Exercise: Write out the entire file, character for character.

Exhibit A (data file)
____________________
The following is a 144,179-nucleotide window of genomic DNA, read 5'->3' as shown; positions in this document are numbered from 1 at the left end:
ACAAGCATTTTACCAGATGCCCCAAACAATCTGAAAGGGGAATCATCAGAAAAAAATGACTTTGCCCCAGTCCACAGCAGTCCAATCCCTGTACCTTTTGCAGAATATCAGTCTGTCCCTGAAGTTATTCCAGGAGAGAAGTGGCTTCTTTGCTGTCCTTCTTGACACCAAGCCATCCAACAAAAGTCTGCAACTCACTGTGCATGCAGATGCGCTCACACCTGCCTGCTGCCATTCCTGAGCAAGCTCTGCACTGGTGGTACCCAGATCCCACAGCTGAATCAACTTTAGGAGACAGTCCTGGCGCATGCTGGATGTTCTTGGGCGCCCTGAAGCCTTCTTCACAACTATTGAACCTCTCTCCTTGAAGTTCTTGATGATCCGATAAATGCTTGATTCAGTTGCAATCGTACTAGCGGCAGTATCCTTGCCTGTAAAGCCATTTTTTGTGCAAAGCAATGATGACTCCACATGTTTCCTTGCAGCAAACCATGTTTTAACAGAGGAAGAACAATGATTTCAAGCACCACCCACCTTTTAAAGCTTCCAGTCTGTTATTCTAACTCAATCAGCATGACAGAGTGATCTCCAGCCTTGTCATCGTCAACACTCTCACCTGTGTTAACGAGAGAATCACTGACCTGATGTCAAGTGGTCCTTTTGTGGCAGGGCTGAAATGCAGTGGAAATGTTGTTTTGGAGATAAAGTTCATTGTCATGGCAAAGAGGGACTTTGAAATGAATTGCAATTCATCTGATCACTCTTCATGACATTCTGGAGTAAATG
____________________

The following is a 144,179-nucleotide window of genomic DNA, read 5'->3' as shown; positions in this document are numbered from 1 at the left end:
ACAAGCATTTTACCAGATGCCCCAAACAATCTGAAAGGGGAATCATCAGAAAAAAATGACTTTGCCCCAGTCCACAGCAGTCCAATCCCTGTACCTTTTGCAGAATATCAGTCTGTCCCTGAAGTTATTCCAGGAGAGAAGTGGCTTCTTTGCTGTCCTTCTTGACACCAAGCCATCCAACAAAAGTCTGCAACTCACTGTGCATGCAGATGCGCTCACACCTGCCTGCTGCCATTCCTGAGCAAGCTCTGCACTGGTGGTACCCAGATCCCACAGCTGAATCAACTTTAGGAGACAGTCCTGGCGCATGCTGGATGTTCTTGGGCGCCCTGAAGCCTTCTTCACAACTATTGAACCTCTCTCCTTGAAGTTCTTGATGATCCGATAAATGCTTGATTCAGTTGCAATCGTACTAGCGGCAGTATCCTTGCCTGTAAAGCCATTTTTTGTGCAAAGCAATGATGACTCCACATGTTTCCTTGCAGCAAACCATGTTTTAACAGAGGAAGAACAATGATTTCAAGCACCACCCACCTTTTAAAGCTTCCAGTCTGTTATTCTAACTCAATCAGCATGACAGAGTGATCTCCAGCCTTGTCATCGTCAACACTCTCACCTGTGTTAACGAGAGAATCACTGACCTGATGTCAAGTGGTCCTTTTGTGGCAGGGCTGAAATGCAGTGGAAATGTTGTTTTGGAGATAAAGTTCATTGTCATGGCAAAGAGGGACTTTGAAATGAATTGCAATTCATCTGATCACTCTTCATGACATTCTGGAGTAAATG